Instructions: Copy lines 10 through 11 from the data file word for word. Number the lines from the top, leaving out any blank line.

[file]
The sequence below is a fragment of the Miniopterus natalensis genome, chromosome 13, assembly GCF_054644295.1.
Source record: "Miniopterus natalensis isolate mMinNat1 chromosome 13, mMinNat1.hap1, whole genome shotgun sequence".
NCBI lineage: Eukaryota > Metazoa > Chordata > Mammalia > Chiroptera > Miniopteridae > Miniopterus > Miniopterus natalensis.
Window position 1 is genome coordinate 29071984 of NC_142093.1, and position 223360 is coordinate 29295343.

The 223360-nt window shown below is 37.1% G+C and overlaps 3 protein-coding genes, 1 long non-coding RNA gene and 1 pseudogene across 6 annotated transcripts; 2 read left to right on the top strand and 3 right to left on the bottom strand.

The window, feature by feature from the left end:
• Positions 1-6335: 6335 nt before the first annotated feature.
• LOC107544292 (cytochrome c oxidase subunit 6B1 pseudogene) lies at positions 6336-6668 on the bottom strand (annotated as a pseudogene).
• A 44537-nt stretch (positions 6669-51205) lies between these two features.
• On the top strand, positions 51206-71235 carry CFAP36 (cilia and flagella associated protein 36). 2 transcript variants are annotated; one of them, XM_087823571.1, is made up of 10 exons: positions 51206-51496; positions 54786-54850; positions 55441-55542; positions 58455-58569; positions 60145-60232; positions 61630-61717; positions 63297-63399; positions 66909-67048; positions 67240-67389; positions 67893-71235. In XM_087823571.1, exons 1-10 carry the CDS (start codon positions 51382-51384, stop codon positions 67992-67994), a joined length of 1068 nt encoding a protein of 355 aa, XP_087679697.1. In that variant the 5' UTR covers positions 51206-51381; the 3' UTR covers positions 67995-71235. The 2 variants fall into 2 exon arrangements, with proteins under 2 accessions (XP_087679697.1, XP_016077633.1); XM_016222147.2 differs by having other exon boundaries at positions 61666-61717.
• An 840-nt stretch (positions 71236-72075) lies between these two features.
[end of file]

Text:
• On the top strand, positions 51206-71235 carry CFAP36 (cilia and flagella associated protein 36). 2 transcript variants are annotated; one of them, XM_087823571.1, is made up of 10 exons: positions 51206-51496; positions 54786-54850; positions 55441-55542; positions 58455-58569; positions 60145-60232; positions 61630-61717; positions 63297-63399; positions 66909-67048; positions 67240-67389; positions 67893-71235. In XM_087823571.1, exons 1-10 carry the CDS (start codon positions 51382-51384, stop codon positions 67992-67994), a joined length of 1068 nt encoding a protein of 355 aa, XP_087679697.1. In that variant the 5' UTR covers positions 51206-51381; the 3' UTR covers positions 67995-71235. The 2 variants fall into 2 exon arrangements, with proteins under 2 accessions (XP_087679697.1, XP_016077633.1); XM_016222147.2 differs by having other exon boundaries at positions 61666-61717.
• An 840-nt stretch (positions 71236-72075) lies between these two features.